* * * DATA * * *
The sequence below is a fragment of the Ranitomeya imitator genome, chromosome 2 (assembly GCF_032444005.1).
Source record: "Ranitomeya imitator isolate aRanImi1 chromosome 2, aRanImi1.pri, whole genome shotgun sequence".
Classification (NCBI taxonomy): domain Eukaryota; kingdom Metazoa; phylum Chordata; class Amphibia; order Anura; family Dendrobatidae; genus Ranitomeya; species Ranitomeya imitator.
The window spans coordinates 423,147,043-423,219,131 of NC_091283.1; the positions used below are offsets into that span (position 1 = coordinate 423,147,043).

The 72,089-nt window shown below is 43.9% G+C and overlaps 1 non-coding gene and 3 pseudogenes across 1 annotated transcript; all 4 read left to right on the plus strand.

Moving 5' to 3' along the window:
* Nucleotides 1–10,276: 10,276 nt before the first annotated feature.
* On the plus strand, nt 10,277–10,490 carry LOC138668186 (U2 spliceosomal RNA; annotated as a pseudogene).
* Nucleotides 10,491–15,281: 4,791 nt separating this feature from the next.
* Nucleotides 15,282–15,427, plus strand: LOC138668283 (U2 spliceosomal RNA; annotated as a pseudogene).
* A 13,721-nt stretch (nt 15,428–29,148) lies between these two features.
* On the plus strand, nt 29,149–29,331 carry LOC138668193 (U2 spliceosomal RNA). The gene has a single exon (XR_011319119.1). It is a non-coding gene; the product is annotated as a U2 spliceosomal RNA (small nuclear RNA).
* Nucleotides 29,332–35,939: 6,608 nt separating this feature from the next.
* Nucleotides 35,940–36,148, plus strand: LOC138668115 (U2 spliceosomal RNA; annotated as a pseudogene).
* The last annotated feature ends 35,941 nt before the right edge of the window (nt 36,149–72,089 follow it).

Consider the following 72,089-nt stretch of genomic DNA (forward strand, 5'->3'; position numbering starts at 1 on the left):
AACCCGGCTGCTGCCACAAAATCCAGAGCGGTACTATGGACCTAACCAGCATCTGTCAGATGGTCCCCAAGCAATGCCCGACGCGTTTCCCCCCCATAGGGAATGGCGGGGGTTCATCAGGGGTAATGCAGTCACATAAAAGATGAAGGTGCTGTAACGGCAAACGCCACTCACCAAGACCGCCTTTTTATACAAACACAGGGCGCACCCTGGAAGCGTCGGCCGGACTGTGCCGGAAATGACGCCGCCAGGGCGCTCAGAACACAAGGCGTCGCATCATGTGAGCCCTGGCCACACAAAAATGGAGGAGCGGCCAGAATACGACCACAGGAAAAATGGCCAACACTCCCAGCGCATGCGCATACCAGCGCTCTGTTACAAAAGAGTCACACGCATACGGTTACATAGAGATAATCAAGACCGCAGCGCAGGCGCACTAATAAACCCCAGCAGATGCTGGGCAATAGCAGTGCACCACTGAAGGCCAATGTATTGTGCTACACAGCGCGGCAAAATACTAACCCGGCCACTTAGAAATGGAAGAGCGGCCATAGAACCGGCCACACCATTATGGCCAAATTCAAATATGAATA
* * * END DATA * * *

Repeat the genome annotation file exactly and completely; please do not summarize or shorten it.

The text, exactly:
The sequence below is a fragment of the Ranitomeya imitator genome, chromosome 2 (assembly GCF_032444005.1).
Source record: "Ranitomeya imitator isolate aRanImi1 chromosome 2, aRanImi1.pri, whole genome shotgun sequence".
Classification (NCBI taxonomy): domain Eukaryota; kingdom Metazoa; phylum Chordata; class Amphibia; order Anura; family Dendrobatidae; genus Ranitomeya; species Ranitomeya imitator.
The window spans coordinates 423,147,043-423,219,131 of NC_091283.1; the positions used below are offsets into that span (position 1 = coordinate 423,147,043).

The 72,089-nt window shown below is 43.9% G+C and overlaps 1 non-coding gene and 3 pseudogenes across 1 annotated transcript; all 4 read left to right on the plus strand.

Moving 5' to 3' along the window:
* Nucleotides 1–10,276: 10,276 nt before the first annotated feature.
* On the plus strand, nt 10,277–10,490 carry LOC138668186 (U2 spliceosomal RNA; annotated as a pseudogene).
* Nucleotides 10,491–15,281: 4,791 nt separating this feature from the next.
* Nucleotides 15,282–15,427, plus strand: LOC138668283 (U2 spliceosomal RNA; annotated as a pseudogene).
* A 13,721-nt stretch (nt 15,428–29,148) lies between these two features.
* On the plus strand, nt 29,149–29,331 carry LOC138668193 (U2 spliceosomal RNA). The gene has a single exon (XR_011319119.1). It is a non-coding gene; the product is annotated as a U2 spliceosomal RNA (small nuclear RNA).
* Nucleotides 29,332–35,939: 6,608 nt separating this feature from the next.
* Nucleotides 35,940–36,148, plus strand: LOC138668115 (U2 spliceosomal RNA; annotated as a pseudogene).
* The last annotated feature ends 35,941 nt before the right edge of the window (nt 36,149–72,089 follow it).

Consider the following 72,089-nt stretch of genomic DNA (forward strand, 5'->3'; position numbering starts at 1 on the left):
AACCCGGCTGCTGCCACAAAATCCAGAGCGGTACTATGGACCTAACCAGCATCTGTCAGATGGTCCCCAAGCAATGCCCGACGCGTTTCCCCCCCATAGGGAATGGCGGGGGTTCATCAGGGGTAATGCAGTCACATAAAAGATGAAGGTGCTGTAACGGCAAACGCCACTCACCAAGACCGCCTTTTTATACAAACACAGGGCGCACCCTGGAAGCGTCGGCCGGACTGTGCCGGAAATGACGCCGCCAGGGCGCTCAGAACACAAGGCGTCGCATCATGTGAGCCCTGGCCACACAAAAATGGAGGAGCGGCCAGAATACGACCACAGGAAAAATGGCCAACACTCCCAGCGCATGCGCATACCAGCGCTCTGTTACAAAAGAGTCACACGCATACGGTTACATAGAGATAATCAAGACCGCAGCGCAGGCGCACTAATAAACCCCAGCAGATGCTGGGCAATAGCAGTGCACCACTGAAGGCCAATGTATTGTGCTACACAGCGCGGCAAAATACTAACCCGGCCACTTAGAAATGGAAGAGCGGCCATAGAACCGGCCACACCATTATGGCCAAATTCAAATATGAATA